Mt. Zion United Methodist Church. (Aaron Cassara)

I’ve known the story since I was a kid. At my summer camp, which has an infamous socialist history, one of the bunks is named after “Goodman Schwerner and Chaney,” and Goodman’s mom, Carolyn, had come to my camp to talk about what had happened to her son and his two friends. So last week on our way back to Birmingham, my husband and I stopped at Mt. Zion United Methodist Church, tucked away on a rural road off Route 16 in Philadelphia, Mississippi. It’s the church where Andrew Goodman, James Chaney and Michael Schwerner spoke to the congregation about setting up a Freedom School; they later returned to investigate a fire there. It was a few miles from where those same men had been murdered in late June of 1964, then buried in an earthen dam off Route 21 next to the water tower.

We arrived at the church on a Saturday just before sundown, so we didn’t expect to be able to go inside. But we were lucky—three guys doing construction on the lodge next door let us know the assistant pastor, Lindsey Kidd, was on his way and he’d surely have the keys. He did.

The church is pretty tiny—only about eighty members. The community room’s wall is adorned with newspaper clippings, tracking that first fire in 1964, the reports of an FBI investigation, the national outcry, the premiere of Mississippi Burning, the eventual indictment of Edgar Ray Killen in 2005. Outside, there’s a headstone for the three Freedom Riders on the left, a standalone plaque on the right, a trio of white crosses crudely nailed together in middle of the front yard.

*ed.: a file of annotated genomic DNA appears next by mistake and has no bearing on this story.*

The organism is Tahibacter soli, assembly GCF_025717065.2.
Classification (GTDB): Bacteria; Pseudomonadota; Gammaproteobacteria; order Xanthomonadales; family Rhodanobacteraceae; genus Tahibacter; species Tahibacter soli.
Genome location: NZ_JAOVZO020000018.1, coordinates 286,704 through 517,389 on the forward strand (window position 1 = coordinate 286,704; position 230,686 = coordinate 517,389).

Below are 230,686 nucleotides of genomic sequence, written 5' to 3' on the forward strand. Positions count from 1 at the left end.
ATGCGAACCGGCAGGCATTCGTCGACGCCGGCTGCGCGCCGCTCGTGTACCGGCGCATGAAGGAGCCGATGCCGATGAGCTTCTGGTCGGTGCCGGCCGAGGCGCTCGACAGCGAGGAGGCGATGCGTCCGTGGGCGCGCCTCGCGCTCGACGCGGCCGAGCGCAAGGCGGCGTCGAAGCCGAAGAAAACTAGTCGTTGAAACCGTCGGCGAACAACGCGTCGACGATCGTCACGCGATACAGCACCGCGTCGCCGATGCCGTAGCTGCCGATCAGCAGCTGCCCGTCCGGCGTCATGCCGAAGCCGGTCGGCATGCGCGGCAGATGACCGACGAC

I’ve been to civil rights landmarks before, from the Woolworth’s statues in Greensboro to the plaque on the Stonewall Inn’s bar. But right there, in the middle of rural Mississippi, staring at that famous “MISSING” poster, with a photo of a black man sandwiched between two white ones, I started to tear up and feel shivers. It was the most powerful reaction I’d ever had to a memorial, elaborate or humble.

At first I was embarassed—was I only crying because two of the victims were white New Yorkers like me? Then I realized I was being forced to consider how far I would go for another group of people’s rights. I’d never been confronted with something as life-or-death as 1964 Mississippi; nothing so urgent or morally clear. Those fights seem global now, belonging to the Arab Spring or Malala Yousafzai. I barely had the time to show up at Occupy, and that was a fight for my own rights. (Of course, that was partly because its very mandate and aesthetic turned me off. Yet if things had felt dire enough, I may not have cared.)

But maybe the scale of a movement and its moral purity was beside the point. I thought back to the words of Tracey Brown in New Orleans, who implored white transplants to “align themselves with these grassroots organizations”—and New Orleans residents—“that already exist, rather than creating new ones.” Moments in everyday life, not just historic movements, provide opportunities to be an ally. It’s up to us to recognize them.

Read Nona Willis Aronowitz’s report from Mississippi’s last abortion clinic.